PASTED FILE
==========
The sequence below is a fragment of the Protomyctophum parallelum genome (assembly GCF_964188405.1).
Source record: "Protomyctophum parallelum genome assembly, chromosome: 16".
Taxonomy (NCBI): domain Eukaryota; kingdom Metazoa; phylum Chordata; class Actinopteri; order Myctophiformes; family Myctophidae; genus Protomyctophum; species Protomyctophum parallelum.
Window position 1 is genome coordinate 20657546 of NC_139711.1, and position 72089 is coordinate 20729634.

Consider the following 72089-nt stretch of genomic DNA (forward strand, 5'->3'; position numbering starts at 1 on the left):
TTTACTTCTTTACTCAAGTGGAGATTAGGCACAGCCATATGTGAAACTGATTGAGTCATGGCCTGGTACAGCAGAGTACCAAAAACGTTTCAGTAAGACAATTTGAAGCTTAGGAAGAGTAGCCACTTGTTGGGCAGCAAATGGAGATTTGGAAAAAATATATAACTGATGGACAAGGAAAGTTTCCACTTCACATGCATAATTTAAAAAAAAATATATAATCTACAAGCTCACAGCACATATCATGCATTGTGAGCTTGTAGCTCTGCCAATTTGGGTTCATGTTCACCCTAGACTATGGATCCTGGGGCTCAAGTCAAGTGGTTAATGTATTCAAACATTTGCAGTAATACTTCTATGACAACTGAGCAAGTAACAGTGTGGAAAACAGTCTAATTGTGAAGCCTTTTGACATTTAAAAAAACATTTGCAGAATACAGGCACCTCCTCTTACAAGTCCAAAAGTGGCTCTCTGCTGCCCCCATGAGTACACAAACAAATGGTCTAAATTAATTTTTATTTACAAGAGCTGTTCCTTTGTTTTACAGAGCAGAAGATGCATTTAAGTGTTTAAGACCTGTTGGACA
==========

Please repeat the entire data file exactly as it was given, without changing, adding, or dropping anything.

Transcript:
The sequence below is a fragment of the Protomyctophum parallelum genome (assembly GCF_964188405.1).
Source record: "Protomyctophum parallelum genome assembly, chromosome: 16".
Taxonomy (NCBI): domain Eukaryota; kingdom Metazoa; phylum Chordata; class Actinopteri; order Myctophiformes; family Myctophidae; genus Protomyctophum; species Protomyctophum parallelum.
Window position 1 is genome coordinate 20657546 of NC_139711.1, and position 72089 is coordinate 20729634.

Consider the following 72089-nt stretch of genomic DNA (forward strand, 5'->3'; position numbering starts at 1 on the left):
TTTACTTCTTTACTCAAGTGGAGATTAGGCACAGCCATATGTGAAACTGATTGAGTCATGGCCTGGTACAGCAGAGTACCAAAAACGTTTCAGTAAGACAATTTGAAGCTTAGGAAGAGTAGCCACTTGTTGGGCAGCAAATGGAGATTTGGAAAAAATATATAACTGATGGACAAGGAAAGTTTCCACTTCACATGCATAATTTAAAAAAAAATATATAATCTACAAGCTCACAGCACATATCATGCATTGTGAGCTTGTAGCTCTGCCAATTTGGGTTCATGTTCACCCTAGACTATGGATCCTGGGGCTCAAGTCAAGTGGTTAATGTATTCAAACATTTGCAGTAATACTTCTATGACAACTGAGCAAGTAACAGTGTGGAAAACAGTCTAATTGTGAAGCCTTTTGACATTTAAAAAAACATTTGCAGAATACAGGCACCTCCTCTTACAAGTCCAAAAGTGGCTCTCTGCTGCCCCCATGAGTACACAAACAAATGGTCTAAATTAATTTTTATTTACAAGAGCTGTTCCTTTGTTTTACAGAGCAGAAGATGCATTTAAGTGTTTAAGACCTGTTGGACA